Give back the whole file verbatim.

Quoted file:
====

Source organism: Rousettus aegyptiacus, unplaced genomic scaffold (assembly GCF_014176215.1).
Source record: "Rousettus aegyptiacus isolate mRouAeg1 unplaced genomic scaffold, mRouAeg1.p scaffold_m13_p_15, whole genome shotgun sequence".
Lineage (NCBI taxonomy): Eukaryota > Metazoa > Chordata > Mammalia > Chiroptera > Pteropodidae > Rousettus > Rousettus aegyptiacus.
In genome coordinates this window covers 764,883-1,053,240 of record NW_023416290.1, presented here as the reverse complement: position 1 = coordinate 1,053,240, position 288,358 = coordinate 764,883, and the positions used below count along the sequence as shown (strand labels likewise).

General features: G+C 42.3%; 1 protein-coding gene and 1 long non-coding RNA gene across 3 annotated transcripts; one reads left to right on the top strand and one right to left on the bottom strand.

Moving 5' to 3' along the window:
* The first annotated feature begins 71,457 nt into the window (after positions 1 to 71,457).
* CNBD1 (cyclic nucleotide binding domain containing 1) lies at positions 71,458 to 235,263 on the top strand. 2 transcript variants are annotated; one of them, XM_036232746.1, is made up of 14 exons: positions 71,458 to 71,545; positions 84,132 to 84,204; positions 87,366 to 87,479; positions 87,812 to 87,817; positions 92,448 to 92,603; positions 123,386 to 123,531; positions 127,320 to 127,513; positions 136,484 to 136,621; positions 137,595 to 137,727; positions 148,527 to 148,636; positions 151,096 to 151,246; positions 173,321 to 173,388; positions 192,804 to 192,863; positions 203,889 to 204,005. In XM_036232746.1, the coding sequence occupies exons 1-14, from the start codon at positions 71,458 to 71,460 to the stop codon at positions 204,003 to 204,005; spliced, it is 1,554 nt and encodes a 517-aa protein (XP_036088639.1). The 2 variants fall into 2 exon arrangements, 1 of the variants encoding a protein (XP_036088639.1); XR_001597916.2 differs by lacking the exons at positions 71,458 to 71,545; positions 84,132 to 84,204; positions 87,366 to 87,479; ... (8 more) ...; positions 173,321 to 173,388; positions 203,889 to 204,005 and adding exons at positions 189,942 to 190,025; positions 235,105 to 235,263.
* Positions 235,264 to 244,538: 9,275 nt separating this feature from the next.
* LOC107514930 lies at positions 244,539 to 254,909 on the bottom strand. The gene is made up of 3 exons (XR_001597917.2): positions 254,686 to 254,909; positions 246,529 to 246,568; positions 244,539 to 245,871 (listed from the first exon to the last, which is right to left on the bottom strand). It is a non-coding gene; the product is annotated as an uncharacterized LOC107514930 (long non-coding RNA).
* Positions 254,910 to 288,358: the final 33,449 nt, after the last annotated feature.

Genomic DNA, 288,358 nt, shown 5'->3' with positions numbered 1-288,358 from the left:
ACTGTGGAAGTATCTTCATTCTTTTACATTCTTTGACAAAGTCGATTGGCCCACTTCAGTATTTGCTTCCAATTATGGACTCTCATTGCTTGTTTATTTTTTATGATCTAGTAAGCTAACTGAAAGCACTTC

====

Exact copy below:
Source organism: Rousettus aegyptiacus, unplaced genomic scaffold (assembly GCF_014176215.1).
Source record: "Rousettus aegyptiacus isolate mRouAeg1 unplaced genomic scaffold, mRouAeg1.p scaffold_m13_p_15, whole genome shotgun sequence".
Lineage (NCBI taxonomy): Eukaryota > Metazoa > Chordata > Mammalia > Chiroptera > Pteropodidae > Rousettus > Rousettus aegyptiacus.
In genome coordinates this window covers 764,883-1,053,240 of record NW_023416290.1, presented here as the reverse complement: position 1 = coordinate 1,053,240, position 288,358 = coordinate 764,883, and the positions used below count along the sequence as shown (strand labels likewise).

General features: G+C 42.3%; 1 protein-coding gene and 1 long non-coding RNA gene across 3 annotated transcripts; one reads left to right on the top strand and one right to left on the bottom strand.

Moving 5' to 3' along the window:
* The first annotated feature begins 71,457 nt into the window (after positions 1 to 71,457).
* CNBD1 (cyclic nucleotide binding domain containing 1) lies at positions 71,458 to 235,263 on the top strand. 2 transcript variants are annotated; one of them, XM_036232746.1, is made up of 14 exons: positions 71,458 to 71,545; positions 84,132 to 84,204; positions 87,366 to 87,479; positions 87,812 to 87,817; positions 92,448 to 92,603; positions 123,386 to 123,531; positions 127,320 to 127,513; positions 136,484 to 136,621; positions 137,595 to 137,727; positions 148,527 to 148,636; positions 151,096 to 151,246; positions 173,321 to 173,388; positions 192,804 to 192,863; positions 203,889 to 204,005. In XM_036232746.1, the coding sequence occupies exons 1-14, from the start codon at positions 71,458 to 71,460 to the stop codon at positions 204,003 to 204,005; spliced, it is 1,554 nt and encodes a 517-aa protein (XP_036088639.1). The 2 variants fall into 2 exon arrangements, 1 of the variants encoding a protein (XP_036088639.1); XR_001597916.2 differs by lacking the exons at positions 71,458 to 71,545; positions 84,132 to 84,204; positions 87,366 to 87,479; ... (8 more) ...; positions 173,321 to 173,388; positions 203,889 to 204,005 and adding exons at positions 189,942 to 190,025; positions 235,105 to 235,263.
* Positions 235,264 to 244,538: 9,275 nt separating this feature from the next.
* LOC107514930 lies at positions 244,539 to 254,909 on the bottom strand. The gene is made up of 3 exons (XR_001597917.2): positions 254,686 to 254,909; positions 246,529 to 246,568; positions 244,539 to 245,871 (listed from the first exon to the last, which is right to left on the bottom strand). It is a non-coding gene; the product is annotated as an uncharacterized LOC107514930 (long non-coding RNA).
* Positions 254,910 to 288,358: the final 33,449 nt, after the last annotated feature.

Genomic DNA, 288,358 nt, shown 5'->3' with positions numbered 1-288,358 from the left:
ACTGTGGAAGTATCTTCATTCTTTTACATTCTTTGACAAAGTCGATTGGCCCACTTCAGTATTTGCTTCCAATTATGGACTCTCATTGCTTGTTTATTTTTTATGATCTAGTAAGCTAACTGAAAGCACTTC